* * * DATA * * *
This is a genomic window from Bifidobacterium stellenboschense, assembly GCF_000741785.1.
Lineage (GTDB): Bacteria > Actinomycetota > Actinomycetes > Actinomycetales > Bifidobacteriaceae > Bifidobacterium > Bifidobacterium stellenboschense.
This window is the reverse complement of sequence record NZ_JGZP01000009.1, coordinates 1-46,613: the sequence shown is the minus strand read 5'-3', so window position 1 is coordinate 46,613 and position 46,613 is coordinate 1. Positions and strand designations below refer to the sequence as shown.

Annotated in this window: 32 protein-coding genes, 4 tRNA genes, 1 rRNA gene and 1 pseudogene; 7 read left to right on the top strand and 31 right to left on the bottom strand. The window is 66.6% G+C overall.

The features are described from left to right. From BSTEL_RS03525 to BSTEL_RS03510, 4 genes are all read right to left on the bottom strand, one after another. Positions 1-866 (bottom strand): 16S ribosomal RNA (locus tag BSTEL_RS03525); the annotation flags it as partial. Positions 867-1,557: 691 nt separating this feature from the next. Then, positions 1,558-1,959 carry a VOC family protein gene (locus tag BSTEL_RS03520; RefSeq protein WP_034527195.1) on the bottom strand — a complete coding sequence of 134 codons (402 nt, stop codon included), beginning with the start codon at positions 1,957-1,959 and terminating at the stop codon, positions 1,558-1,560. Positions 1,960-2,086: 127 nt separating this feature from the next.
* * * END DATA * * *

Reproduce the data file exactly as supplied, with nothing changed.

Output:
This is a genomic window from Bifidobacterium stellenboschense, assembly GCF_000741785.1.
Lineage (GTDB): Bacteria > Actinomycetota > Actinomycetes > Actinomycetales > Bifidobacteriaceae > Bifidobacterium > Bifidobacterium stellenboschense.
This window is the reverse complement of sequence record NZ_JGZP01000009.1, coordinates 1-46,613: the sequence shown is the minus strand read 5'-3', so window position 1 is coordinate 46,613 and position 46,613 is coordinate 1. Positions and strand designations below refer to the sequence as shown.

Annotated in this window: 32 protein-coding genes, 4 tRNA genes, 1 rRNA gene and 1 pseudogene; 7 read left to right on the top strand and 31 right to left on the bottom strand. The window is 66.6% G+C overall.

The features are described from left to right. From BSTEL_RS03525 to BSTEL_RS03510, 4 genes are all read right to left on the bottom strand, one after another. Positions 1-866 (bottom strand): 16S ribosomal RNA (locus tag BSTEL_RS03525); the annotation flags it as partial. Positions 867-1,557: 691 nt separating this feature from the next. Then, positions 1,558-1,959 carry a VOC family protein gene (locus tag BSTEL_RS03520; RefSeq protein WP_034527195.1) on the bottom strand — a complete coding sequence of 134 codons (402 nt, stop codon included), beginning with the start codon at positions 1,957-1,959 and terminating at the stop codon, positions 1,558-1,560. Positions 1,960-2,086: 127 nt separating this feature from the next.